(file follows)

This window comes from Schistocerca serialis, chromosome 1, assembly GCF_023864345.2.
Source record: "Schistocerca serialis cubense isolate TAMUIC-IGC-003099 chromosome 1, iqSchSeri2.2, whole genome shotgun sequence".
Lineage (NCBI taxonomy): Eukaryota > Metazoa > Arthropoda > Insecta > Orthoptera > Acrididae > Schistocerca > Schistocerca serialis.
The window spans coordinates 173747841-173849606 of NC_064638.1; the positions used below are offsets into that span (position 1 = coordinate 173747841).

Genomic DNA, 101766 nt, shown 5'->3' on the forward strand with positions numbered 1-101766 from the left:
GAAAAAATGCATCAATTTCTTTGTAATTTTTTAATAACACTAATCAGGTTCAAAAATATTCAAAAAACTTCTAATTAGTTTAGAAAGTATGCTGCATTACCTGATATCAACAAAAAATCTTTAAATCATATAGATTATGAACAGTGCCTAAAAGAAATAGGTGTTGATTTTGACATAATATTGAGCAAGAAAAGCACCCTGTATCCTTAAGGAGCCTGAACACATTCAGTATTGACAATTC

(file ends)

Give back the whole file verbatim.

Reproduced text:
This window comes from Schistocerca serialis, chromosome 1, assembly GCF_023864345.2.
Source record: "Schistocerca serialis cubense isolate TAMUIC-IGC-003099 chromosome 1, iqSchSeri2.2, whole genome shotgun sequence".
Lineage (NCBI taxonomy): Eukaryota > Metazoa > Arthropoda > Insecta > Orthoptera > Acrididae > Schistocerca > Schistocerca serialis.
The window spans coordinates 173747841-173849606 of NC_064638.1; the positions used below are offsets into that span (position 1 = coordinate 173747841).

Genomic DNA, 101766 nt, shown 5'->3' on the forward strand with positions numbered 1-101766 from the left:
GAAAAAATGCATCAATTTCTTTGTAATTTTTTAATAACACTAATCAGGTTCAAAAATATTCAAAAAACTTCTAATTAGTTTAGAAAGTATGCTGCATTACCTGATATCAACAAAAAATCTTTAAATCATATAGATTATGAACAGTGCCTAAAAGAAATAGGTGTTGATTTTGACATAATATTGAGCAAGAAAAGCACCCTGTATCCTTAAGGAGCCTGAACACATTCAGTATTGACAATTC